What Is a Mudskipper?
Mudskippers are small tropical fish of the eastern Atlantic, the Indian Ocean and the western Pacific from Australia to Japan. They live in estuaries with mud banks and also in mangrove swamps.
They typically live in intertidal habitats, and exhibit unique adaptations to this environment that are not found in most intertidal fishes, which typically survive the retreat of the tide by hiding under wet seaweed or in tide pools.
Mudskippers are quite active when out of water, feeding and interacting with one another, for example, to defend their territories and court potential partners. Their eyes protrude from their heads and can be moved independently of each other. Mudskipper needs to roll its eyeballs into the sockets filled with water and to refresh face and gills with water to prevent dehydration during the low tide.
When the mud is exposed by the ebbing of the tide the mudskippers come out of the water and hunt for crustaceans and other small invertebrates. They crawl and hop about rapidly with the help of their powerful muscular pectoral fins which they use as forelegs.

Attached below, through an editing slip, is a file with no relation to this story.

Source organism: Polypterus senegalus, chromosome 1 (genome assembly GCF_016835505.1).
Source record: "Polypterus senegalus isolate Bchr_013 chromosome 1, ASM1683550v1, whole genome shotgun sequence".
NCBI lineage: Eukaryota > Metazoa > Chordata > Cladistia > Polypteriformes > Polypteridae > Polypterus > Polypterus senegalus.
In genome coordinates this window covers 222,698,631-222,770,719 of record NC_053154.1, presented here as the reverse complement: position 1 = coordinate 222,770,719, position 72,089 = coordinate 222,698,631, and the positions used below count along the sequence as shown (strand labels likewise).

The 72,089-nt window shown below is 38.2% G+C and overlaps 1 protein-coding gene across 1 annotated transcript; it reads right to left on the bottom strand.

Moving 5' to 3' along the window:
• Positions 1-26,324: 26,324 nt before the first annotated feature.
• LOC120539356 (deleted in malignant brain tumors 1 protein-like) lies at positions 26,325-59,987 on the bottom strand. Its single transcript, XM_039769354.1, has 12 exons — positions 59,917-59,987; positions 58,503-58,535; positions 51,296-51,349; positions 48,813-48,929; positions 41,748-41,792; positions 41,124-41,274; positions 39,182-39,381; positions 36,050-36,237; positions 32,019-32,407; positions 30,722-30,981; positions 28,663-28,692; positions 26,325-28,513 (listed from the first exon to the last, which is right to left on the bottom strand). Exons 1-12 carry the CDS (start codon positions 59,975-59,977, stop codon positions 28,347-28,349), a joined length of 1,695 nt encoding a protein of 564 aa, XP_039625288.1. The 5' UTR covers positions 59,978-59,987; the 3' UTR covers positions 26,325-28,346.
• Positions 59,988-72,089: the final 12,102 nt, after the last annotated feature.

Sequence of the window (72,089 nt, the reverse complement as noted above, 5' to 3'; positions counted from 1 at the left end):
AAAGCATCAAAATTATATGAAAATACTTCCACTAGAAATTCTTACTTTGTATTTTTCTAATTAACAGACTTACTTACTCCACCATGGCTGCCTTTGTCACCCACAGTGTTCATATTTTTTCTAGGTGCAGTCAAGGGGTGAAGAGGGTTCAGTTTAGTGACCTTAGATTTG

Their gill openings are small and they can live on land for hours at a time, providing the air is humid. Mudskipper is also able to jump 2 feet in the air and climb on various structures thanks to sucker-like pelvic fins.
Some species of mudskippers dig burrows in the mud. Burrows are usually J, U or V-shaped and have entrance below the surface of the water. Since burrows are poorly ventilated, mudskipper occasionally releases air bubbles into the burrow to increase the level of the oxygen. Mudskipper is territorial animal. It builds low, wall-like ridges to mark the borders of its territory.
Throat and chin of male mudskippers becomes golden colored during the breeding season. Males perform push-ups and jump high in the air and expose their dorsal fins before they return into the water to impress females. Female deposits eggs inside the specially designed chamber within the burrow.
Male guards the eggs until they hatch. Some mudskippers release eggs into the water. Mudskippers can be kept as pets. They can be trained to take food from the hands of their keepers. Mudskippers can survive more than 5 years in the wild.
How do mudskippers live out of water?
Mudskippers are able to extract oxygen from different parts of their body. Recent research has found mudskippers don’t use their gills for oxygen exchange, but use their skin for a large part of their oxygen processing.
They use their gill filaments to exchange ammonia. Mudskippers must always keep their mouths and skin moist, since the oxygen needs to diffuse with water before they can absorb it.